During a recent meeting, Hoang Duc Hanh, deputy director of the Hanoi Health Department, said since the beginning of the year a total of 18,436 infections have been reported nationwide, with four confirmed deaths being linked with HFMD.
In contrast to the same period from last year, the number of infections has shot up by 4.3 times.
Hanh stated that a typical year normally involves the capital reporting between 1,000 and 3,000 HFMD cases, with the majority of infections occurring in children under five years old.
To limit the number of HFMD cases, the health department of Hanoi have requested that health centres work closely alongside schools, especially kindergartens and preschools, in order to take necessary preventive measures aimed at stamping out any outbreaks of the disease.
Furthermore, both children and adults should thoroughly wash their hands before eating and after using the toilet. These efforts will greatly contribute to preventing the risk of infections spreading, whilst also maintaining hygiene both at home and in public areas due to the disease spreading through contact with human waste and bodily fluids.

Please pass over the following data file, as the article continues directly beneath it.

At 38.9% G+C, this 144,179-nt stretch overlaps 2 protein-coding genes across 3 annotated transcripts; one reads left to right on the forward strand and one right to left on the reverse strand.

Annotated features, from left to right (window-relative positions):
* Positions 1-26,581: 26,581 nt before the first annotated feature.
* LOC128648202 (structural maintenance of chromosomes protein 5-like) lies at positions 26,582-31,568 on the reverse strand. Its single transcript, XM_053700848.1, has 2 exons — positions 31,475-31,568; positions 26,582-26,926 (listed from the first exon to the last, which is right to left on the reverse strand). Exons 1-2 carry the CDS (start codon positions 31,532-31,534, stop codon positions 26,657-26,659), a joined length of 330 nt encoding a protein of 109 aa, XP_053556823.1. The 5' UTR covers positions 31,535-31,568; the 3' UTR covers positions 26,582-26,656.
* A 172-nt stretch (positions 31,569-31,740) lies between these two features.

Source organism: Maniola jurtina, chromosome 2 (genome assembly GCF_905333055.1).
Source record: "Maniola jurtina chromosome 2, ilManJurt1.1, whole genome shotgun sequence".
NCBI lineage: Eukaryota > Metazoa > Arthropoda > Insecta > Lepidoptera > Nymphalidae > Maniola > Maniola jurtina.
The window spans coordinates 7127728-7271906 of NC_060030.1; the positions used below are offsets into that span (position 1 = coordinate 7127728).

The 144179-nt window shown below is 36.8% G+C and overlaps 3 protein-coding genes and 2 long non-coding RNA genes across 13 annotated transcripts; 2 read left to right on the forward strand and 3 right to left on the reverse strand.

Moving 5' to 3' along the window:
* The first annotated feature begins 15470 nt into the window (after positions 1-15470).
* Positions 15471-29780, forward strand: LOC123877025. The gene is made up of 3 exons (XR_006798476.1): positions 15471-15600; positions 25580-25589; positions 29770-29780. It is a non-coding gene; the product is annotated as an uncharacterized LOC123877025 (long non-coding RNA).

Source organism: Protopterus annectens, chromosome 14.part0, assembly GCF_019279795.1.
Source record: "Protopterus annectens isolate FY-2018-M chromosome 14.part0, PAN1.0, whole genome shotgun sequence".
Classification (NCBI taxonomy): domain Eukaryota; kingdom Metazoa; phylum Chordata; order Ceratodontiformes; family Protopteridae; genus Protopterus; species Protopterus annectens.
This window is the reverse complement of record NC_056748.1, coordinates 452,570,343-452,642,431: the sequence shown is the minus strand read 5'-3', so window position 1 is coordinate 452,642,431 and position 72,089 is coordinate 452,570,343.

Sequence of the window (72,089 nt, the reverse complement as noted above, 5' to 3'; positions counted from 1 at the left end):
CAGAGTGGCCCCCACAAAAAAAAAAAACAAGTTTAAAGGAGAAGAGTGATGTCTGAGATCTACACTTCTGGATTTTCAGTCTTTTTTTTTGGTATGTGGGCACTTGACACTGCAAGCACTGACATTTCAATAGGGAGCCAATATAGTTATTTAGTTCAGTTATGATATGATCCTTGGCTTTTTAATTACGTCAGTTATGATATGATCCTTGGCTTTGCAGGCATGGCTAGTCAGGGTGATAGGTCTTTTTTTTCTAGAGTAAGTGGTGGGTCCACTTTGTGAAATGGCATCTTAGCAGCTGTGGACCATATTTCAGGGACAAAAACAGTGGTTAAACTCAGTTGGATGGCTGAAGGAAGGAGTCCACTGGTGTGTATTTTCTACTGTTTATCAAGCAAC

At present, there is no active vaccine that can protect people against HFMD, with the best solution being for patients to avoid complications being to go to hospital in order to receive treatment.
Many experts consider the disease to be highly dangerous as it can rapidly lead to fatal complications, including a decline in respiratory capacity, meningitis, and heart muscle inflammation. Indeed, treatment for HFMD requires the use of both respirators and blood dialysis.